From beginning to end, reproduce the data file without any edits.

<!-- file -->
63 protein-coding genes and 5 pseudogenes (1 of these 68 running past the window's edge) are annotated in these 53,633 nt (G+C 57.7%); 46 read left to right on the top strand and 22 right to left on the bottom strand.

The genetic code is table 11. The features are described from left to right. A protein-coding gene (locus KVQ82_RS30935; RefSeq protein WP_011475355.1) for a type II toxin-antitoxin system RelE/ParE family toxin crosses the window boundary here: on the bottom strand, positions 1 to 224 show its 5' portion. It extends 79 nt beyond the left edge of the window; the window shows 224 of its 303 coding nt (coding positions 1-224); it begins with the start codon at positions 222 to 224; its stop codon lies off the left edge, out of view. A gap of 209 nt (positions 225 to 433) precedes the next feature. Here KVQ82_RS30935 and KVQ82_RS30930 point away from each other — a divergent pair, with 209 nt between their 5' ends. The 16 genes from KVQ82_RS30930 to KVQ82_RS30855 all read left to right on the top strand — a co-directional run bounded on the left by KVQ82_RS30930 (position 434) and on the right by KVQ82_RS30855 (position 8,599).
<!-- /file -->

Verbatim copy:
63 protein-coding genes and 5 pseudogenes (1 of these 68 running past the window's edge) are annotated in these 53,633 nt (G+C 57.7%); 46 read left to right on the top strand and 22 right to left on the bottom strand.

The genetic code is table 11. The features are described from left to right. A protein-coding gene (locus KVQ82_RS30935; RefSeq protein WP_011475355.1) for a type II toxin-antitoxin system RelE/ParE family toxin crosses the window boundary here: on the bottom strand, positions 1 to 224 show its 5' portion. It extends 79 nt beyond the left edge of the window; the window shows 224 of its 303 coding nt (coding positions 1-224); it begins with the start codon at positions 222 to 224; its stop codon lies off the left edge, out of view. A gap of 209 nt (positions 225 to 433) precedes the next feature. Here KVQ82_RS30935 and KVQ82_RS30930 point away from each other — a divergent pair, with 209 nt between their 5' ends. The 16 genes from KVQ82_RS30930 to KVQ82_RS30855 all read left to right on the top strand — a co-directional run bounded on the left by KVQ82_RS30930 (position 434) and on the right by KVQ82_RS30855 (position 8,599).